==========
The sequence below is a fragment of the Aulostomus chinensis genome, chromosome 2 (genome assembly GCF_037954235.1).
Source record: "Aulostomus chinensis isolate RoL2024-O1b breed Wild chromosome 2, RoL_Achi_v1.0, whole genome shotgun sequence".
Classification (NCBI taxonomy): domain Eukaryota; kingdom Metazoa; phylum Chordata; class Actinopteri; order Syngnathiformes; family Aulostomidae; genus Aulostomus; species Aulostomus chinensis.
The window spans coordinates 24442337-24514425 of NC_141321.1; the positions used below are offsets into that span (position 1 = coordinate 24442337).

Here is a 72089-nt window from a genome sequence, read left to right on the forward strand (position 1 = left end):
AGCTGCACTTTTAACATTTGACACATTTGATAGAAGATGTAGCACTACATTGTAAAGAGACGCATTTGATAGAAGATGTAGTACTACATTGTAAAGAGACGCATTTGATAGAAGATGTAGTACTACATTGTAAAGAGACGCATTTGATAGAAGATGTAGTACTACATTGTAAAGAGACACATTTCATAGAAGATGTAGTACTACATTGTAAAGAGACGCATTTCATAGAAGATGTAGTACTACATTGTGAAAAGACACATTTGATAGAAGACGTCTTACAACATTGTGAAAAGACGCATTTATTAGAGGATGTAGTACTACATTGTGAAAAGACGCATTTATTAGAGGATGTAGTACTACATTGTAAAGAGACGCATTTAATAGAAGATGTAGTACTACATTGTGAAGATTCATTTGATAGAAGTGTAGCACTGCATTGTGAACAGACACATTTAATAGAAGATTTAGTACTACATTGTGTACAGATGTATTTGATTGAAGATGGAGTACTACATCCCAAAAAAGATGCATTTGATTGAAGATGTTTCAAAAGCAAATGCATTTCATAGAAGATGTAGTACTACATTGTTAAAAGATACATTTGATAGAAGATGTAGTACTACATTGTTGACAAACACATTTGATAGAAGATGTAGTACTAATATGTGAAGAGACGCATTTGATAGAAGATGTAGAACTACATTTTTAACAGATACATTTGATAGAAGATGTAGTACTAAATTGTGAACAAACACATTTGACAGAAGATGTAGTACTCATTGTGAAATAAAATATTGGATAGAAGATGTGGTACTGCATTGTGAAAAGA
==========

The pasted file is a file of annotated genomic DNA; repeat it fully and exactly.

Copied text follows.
The sequence below is a fragment of the Aulostomus chinensis genome, chromosome 2 (genome assembly GCF_037954235.1).
Source record: "Aulostomus chinensis isolate RoL2024-O1b breed Wild chromosome 2, RoL_Achi_v1.0, whole genome shotgun sequence".
Classification (NCBI taxonomy): domain Eukaryota; kingdom Metazoa; phylum Chordata; class Actinopteri; order Syngnathiformes; family Aulostomidae; genus Aulostomus; species Aulostomus chinensis.
The window spans coordinates 24442337-24514425 of NC_141321.1; the positions used below are offsets into that span (position 1 = coordinate 24442337).

Here is a 72089-nt window from a genome sequence, read left to right on the forward strand (position 1 = left end):
AGCTGCACTTTTAACATTTGACACATTTGATAGAAGATGTAGCACTACATTGTAAAGAGACGCATTTGATAGAAGATGTAGTACTACATTGTAAAGAGACGCATTTGATAGAAGATGTAGTACTACATTGTAAAGAGACGCATTTGATAGAAGATGTAGTACTACATTGTAAAGAGACACATTTCATAGAAGATGTAGTACTACATTGTAAAGAGACGCATTTCATAGAAGATGTAGTACTACATTGTGAAAAGACACATTTGATAGAAGACGTCTTACAACATTGTGAAAAGACGCATTTATTAGAGGATGTAGTACTACATTGTGAAAAGACGCATTTATTAGAGGATGTAGTACTACATTGTAAAGAGACGCATTTAATAGAAGATGTAGTACTACATTGTGAAGATTCATTTGATAGAAGTGTAGCACTGCATTGTGAACAGACACATTTAATAGAAGATTTAGTACTACATTGTGTACAGATGTATTTGATTGAAGATGGAGTACTACATCCCAAAAAAGATGCATTTGATTGAAGATGTTTCAAAAGCAAATGCATTTCATAGAAGATGTAGTACTACATTGTTAAAAGATACATTTGATAGAAGATGTAGTACTACATTGTTGACAAACACATTTGATAGAAGATGTAGTACTAATATGTGAAGAGACGCATTTGATAGAAGATGTAGAACTACATTTTTAACAGATACATTTGATAGAAGATGTAGTACTAAATTGTGAACAAACACATTTGACAGAAGATGTAGTACTCATTGTGAAATAAAATATTGGATAGAAGATGTGGTACTGCATTGTGAAAAGA